|Sauer, Thomas - Tom|
Submitted to: International Communications in Heat and Mass Transfer
Publication Type: Peer reviewed journal
Publication Acceptance Date: 3/15/2008
Publication Date: 7/29/2008
Citation: Sauer, T.J., Akinyemi, O.D., Thery, P., Heitman, J.L., Desutter, T.M., Horton, R. 2008. Evaluation of a new, perforated heat flux plate design. International Communications in Heat and Mass Transfer. 35:800-804. Interpretive Summary: The amount of energy moving through soil is typically measured with a sensor called a flux plate, which involves measurement of a temperature difference across a thin disk of known thermal properties. However, when it rains or when the soil dries due to evaporation, these flux plates block the flow of liquid water and water vapor. This error can be large as the water and water vapor also transfer energy. A new flux plate design that includes holes in the plate to allow liquid water and water vapor to pass through the plate was tested. Measurements in the laboratory with dry and saturated sand and clay indicated that the new design was as accurate as standard plates for measuring heat flux for all conditions except saturated sand. Additional tests showed that the new plate did not disrupt the flow of water as much as the standard design. Field tests in a loam soil showed that the new plates were accurate and durable as they performed well for several weeks. The results of this study are important to scientists seeking to obtain more accurate estimates of soil heat flux for studies of surface energy balance and soil thermal regimes.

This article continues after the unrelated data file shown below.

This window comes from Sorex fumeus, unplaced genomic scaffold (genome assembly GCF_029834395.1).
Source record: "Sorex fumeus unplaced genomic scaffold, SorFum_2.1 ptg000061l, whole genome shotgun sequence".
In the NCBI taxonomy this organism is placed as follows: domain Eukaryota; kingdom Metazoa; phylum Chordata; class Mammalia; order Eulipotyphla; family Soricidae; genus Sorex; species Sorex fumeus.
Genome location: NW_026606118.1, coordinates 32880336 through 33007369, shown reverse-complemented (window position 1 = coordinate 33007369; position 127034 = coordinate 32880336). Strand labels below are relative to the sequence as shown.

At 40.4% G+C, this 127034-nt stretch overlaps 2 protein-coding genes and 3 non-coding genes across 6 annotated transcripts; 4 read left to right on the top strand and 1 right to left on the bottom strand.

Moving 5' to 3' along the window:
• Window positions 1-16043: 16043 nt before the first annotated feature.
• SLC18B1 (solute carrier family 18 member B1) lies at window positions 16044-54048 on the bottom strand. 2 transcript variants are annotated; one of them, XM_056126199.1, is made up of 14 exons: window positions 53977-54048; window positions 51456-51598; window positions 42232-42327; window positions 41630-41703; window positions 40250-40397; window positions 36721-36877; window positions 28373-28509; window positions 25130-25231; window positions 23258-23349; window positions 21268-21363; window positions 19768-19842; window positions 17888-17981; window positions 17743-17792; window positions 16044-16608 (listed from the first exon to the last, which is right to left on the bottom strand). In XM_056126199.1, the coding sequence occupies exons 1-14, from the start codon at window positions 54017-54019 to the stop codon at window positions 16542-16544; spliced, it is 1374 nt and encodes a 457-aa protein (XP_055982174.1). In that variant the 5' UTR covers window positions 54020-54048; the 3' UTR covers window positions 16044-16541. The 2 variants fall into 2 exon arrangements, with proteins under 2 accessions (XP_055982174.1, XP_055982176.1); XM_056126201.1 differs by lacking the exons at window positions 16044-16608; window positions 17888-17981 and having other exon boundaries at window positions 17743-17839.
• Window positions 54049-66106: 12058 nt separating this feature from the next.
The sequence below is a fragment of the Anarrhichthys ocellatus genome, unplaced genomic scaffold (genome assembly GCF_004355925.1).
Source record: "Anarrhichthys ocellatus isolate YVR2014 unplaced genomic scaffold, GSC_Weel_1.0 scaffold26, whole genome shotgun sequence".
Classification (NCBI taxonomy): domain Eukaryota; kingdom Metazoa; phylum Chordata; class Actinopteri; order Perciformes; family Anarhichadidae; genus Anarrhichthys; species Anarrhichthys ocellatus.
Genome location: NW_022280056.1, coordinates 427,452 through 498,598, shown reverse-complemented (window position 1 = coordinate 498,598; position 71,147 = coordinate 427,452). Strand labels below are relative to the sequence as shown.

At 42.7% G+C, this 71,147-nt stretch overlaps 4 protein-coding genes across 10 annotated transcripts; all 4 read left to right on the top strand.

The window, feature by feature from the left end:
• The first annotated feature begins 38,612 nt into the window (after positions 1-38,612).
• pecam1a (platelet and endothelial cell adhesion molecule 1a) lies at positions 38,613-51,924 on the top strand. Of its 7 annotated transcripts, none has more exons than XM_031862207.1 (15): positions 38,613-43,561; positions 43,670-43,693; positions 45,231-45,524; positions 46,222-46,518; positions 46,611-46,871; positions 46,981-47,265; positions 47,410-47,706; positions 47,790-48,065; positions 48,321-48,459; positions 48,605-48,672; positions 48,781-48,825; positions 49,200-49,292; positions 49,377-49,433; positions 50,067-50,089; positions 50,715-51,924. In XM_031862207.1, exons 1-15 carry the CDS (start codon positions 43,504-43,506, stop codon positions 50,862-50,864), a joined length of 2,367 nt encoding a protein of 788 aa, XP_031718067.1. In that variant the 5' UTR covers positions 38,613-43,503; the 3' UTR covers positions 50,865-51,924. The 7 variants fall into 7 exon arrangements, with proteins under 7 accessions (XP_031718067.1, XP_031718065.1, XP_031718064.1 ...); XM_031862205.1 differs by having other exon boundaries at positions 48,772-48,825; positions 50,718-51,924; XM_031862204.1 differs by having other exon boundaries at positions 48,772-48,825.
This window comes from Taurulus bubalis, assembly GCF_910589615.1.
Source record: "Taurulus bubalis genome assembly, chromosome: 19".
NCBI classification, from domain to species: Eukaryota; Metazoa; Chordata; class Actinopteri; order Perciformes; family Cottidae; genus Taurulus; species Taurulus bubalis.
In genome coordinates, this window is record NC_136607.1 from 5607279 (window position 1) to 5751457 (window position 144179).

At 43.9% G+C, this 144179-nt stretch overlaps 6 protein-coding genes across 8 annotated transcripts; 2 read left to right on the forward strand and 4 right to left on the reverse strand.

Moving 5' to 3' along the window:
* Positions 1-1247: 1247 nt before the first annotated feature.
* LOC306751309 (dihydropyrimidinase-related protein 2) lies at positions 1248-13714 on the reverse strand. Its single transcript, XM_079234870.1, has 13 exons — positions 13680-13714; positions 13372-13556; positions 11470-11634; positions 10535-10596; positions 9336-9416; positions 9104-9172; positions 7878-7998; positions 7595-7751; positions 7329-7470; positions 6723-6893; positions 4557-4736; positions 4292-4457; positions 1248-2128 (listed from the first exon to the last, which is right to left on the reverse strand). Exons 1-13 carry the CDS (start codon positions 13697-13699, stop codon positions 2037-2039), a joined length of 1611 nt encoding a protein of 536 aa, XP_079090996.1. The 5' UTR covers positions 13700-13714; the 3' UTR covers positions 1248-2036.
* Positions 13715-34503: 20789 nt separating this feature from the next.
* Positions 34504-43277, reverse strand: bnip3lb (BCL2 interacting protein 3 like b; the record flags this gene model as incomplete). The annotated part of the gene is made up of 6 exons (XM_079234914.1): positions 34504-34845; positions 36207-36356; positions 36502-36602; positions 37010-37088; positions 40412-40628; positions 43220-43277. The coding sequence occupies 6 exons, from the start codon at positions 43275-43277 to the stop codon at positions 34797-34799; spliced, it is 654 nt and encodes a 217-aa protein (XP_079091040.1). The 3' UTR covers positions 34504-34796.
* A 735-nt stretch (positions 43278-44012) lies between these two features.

Technical Abstract: Accurate measurement of heat flux is essential to optimize structural and process design and to improve understanding of energy transfer in natural systems. Laboratory and field experiments evaluated the performance of a new, perforated heat flux plate designed for environmental applications. Laboratory tests involving dry and saturated sand show that performance of the new CAPTEC plate is comparable to a solid REBS plate. Very low temperature gradients may have led to poor performance of the CAPTEC plate in saturated sand. Water infiltration and redistribution experiments using clayey and sandy soils showed an apparent reduced disruption of liquid water and vapor in the soil surrounding the CAPTEC plate as compared to a solid Hukseflux plate. Field tests in a loam soil indicated that the CAPTEC plates were durable and produced daily total flux values within ~ 0.15 MJ m–2 of independent estimates.